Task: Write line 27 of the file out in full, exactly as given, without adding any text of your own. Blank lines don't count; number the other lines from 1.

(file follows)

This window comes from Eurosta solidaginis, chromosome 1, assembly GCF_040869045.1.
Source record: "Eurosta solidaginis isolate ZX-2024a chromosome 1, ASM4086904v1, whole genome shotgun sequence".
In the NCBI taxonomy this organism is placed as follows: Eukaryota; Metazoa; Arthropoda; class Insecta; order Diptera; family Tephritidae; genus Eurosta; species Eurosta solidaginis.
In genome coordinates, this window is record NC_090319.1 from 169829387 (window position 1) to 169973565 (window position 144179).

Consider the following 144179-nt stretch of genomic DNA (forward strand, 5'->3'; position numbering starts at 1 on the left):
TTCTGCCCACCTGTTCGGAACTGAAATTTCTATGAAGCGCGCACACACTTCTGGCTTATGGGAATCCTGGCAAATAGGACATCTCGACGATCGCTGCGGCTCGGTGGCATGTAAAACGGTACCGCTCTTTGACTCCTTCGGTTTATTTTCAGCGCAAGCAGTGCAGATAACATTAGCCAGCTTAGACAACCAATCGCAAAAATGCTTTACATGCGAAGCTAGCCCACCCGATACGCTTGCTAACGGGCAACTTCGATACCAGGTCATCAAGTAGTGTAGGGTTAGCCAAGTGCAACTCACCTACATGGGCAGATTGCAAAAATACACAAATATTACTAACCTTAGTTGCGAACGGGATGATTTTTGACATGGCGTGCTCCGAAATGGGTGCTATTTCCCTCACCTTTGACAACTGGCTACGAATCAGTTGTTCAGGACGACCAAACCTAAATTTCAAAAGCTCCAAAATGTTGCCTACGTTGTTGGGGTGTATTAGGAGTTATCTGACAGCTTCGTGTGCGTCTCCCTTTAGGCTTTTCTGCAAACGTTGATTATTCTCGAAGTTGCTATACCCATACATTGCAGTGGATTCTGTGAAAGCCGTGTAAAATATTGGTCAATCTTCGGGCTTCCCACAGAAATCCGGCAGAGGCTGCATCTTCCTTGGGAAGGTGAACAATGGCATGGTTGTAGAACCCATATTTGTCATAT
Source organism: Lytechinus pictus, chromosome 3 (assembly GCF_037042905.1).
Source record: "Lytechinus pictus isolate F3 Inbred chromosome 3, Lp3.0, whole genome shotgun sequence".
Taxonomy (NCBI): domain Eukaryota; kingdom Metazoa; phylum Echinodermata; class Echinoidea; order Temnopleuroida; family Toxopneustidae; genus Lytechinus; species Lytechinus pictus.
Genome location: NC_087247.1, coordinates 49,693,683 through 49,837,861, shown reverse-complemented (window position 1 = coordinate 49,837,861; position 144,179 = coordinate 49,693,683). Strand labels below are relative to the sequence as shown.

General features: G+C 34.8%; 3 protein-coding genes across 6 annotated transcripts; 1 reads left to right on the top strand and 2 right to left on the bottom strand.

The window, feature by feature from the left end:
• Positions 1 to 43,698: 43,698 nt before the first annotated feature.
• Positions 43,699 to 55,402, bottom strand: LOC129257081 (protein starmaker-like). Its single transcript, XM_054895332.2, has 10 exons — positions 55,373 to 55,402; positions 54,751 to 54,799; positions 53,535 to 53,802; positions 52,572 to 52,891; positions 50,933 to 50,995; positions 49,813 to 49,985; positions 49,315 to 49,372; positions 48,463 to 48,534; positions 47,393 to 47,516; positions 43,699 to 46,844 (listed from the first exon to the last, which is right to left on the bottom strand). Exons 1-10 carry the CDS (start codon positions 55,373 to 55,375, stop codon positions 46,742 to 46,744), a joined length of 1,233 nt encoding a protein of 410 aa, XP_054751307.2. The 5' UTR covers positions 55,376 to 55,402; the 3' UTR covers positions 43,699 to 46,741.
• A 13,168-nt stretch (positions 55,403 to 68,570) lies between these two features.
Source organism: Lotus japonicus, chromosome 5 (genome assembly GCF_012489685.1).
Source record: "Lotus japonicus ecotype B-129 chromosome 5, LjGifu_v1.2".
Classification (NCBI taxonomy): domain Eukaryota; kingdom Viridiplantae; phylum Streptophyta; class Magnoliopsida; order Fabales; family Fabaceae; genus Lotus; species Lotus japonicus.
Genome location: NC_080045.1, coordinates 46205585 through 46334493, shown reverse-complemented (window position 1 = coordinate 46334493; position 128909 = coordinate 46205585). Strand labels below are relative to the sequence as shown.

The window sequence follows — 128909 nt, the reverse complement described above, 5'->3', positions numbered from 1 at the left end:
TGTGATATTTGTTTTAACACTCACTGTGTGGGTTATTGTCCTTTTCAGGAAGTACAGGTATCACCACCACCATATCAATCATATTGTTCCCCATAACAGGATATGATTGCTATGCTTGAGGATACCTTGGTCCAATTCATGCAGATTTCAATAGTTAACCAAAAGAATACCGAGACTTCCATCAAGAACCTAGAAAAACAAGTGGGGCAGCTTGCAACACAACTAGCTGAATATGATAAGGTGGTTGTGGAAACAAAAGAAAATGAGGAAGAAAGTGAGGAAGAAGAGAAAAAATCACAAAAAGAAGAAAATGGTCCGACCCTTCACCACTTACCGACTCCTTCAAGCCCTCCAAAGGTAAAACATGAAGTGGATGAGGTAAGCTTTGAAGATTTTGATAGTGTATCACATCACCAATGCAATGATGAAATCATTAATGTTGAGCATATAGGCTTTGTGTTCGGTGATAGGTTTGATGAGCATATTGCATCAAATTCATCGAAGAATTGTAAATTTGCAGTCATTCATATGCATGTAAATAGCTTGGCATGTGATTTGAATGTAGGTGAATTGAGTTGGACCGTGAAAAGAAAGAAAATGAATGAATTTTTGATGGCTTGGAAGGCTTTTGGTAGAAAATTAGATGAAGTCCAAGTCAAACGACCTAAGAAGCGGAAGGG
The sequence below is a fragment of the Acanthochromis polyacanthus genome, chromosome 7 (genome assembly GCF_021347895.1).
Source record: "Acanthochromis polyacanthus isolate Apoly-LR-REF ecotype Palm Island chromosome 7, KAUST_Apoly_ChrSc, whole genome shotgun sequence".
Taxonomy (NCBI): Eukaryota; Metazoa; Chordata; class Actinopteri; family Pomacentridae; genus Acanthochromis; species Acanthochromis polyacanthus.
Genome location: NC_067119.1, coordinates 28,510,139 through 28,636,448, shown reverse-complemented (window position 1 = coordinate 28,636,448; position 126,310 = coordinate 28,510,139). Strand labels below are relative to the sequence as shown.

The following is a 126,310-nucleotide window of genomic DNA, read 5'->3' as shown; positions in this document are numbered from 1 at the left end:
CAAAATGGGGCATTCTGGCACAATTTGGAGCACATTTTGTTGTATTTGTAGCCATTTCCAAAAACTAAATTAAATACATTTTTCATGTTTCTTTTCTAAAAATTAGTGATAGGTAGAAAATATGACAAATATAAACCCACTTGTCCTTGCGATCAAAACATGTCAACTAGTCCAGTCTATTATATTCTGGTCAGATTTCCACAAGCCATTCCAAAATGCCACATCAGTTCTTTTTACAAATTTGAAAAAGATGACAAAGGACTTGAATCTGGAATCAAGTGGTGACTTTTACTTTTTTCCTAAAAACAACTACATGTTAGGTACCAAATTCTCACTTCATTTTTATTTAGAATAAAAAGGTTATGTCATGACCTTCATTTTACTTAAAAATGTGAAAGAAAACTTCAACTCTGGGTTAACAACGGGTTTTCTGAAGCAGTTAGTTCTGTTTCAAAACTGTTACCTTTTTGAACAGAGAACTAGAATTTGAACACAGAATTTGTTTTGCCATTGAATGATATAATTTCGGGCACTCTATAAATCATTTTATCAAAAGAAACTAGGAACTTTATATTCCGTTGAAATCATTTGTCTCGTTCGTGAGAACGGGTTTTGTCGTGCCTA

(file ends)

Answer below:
CAAAATGGGGCATTCTGGCACAATTTGGAGCACATTTTGTTGTATTTGTAGCCATTTCCAAAAACTAAATTAAATACATTTTTCATGTTTCTTTTCTAAAAATTAGTGATAGGTAGAAAATATGACAAATATAAACCCACTTGTCCTTGCGATCAAAACATGTCAACTAGTCCAGTCTATTATATTCTGGTCAGATTTCCACAAGCCATTCCAAAATGCCACATCAGTTCTTTTTACAAATTTGAAAAAGATGACAAAGGACTTGAATCTGGAATCAAGTGGTGACTTTTACTTTTTTCCTAAAAACAACTACATGTTAGGTACCAAATTCTCACTTCATTTTTATTTAGAATAAAAAGGTTATGTCATGACCTTCATTTTACTTAAAAATGTGAAAGAAAACTTCAACTCTGGGTTAACAACGGGTTTTCTGAAGCAGTTAGTTCTGTTTCAAAACTGTTACCTTTTTGAACAGAGAACTAGAATTTGAACACAGAATTTGTTTTGCCATTGAATGATATAATTTCGGGCACTCTATAAATCATTTTATCAAAAGAAACTAGGAACTTTATATTCCGTTGAAATCATTTGTCTCGTTCGTGAGAACGGGTTTTGTCGTGCCTA